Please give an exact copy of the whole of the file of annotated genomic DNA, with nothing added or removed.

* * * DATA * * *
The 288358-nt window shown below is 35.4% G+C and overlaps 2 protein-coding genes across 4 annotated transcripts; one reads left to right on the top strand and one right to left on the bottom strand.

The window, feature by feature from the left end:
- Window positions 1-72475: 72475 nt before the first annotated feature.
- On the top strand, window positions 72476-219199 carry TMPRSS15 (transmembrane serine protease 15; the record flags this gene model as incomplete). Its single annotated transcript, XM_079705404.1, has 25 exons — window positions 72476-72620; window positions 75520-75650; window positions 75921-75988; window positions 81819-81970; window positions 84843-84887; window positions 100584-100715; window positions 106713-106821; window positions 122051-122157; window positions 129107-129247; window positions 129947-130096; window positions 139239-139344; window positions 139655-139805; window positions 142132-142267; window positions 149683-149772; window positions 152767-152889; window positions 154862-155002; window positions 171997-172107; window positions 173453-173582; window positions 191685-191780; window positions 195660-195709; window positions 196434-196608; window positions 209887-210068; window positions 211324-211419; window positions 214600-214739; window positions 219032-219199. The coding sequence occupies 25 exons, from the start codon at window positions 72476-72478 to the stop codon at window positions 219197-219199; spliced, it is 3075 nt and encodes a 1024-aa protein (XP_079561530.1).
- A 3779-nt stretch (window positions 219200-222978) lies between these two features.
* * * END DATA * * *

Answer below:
The 288358-nt window shown below is 35.4% G+C and overlaps 2 protein-coding genes across 4 annotated transcripts; one reads left to right on the top strand and one right to left on the bottom strand.

The window, feature by feature from the left end:
- Window positions 1-72475: 72475 nt before the first annotated feature.
- On the top strand, window positions 72476-219199 carry TMPRSS15 (transmembrane serine protease 15; the record flags this gene model as incomplete). Its single annotated transcript, XM_079705404.1, has 25 exons — window positions 72476-72620; window positions 75520-75650; window positions 75921-75988; window positions 81819-81970; window positions 84843-84887; window positions 100584-100715; window positions 106713-106821; window positions 122051-122157; window positions 129107-129247; window positions 129947-130096; window positions 139239-139344; window positions 139655-139805; window positions 142132-142267; window positions 149683-149772; window positions 152767-152889; window positions 154862-155002; window positions 171997-172107; window positions 173453-173582; window positions 191685-191780; window positions 195660-195709; window positions 196434-196608; window positions 209887-210068; window positions 211324-211419; window positions 214600-214739; window positions 219032-219199. The coding sequence occupies 25 exons, from the start codon at window positions 72476-72478 to the stop codon at window positions 219197-219199; spliced, it is 3075 nt and encodes a 1024-aa protein (XP_079561530.1).
- A 3779-nt stretch (window positions 219200-222978) lies between these two features.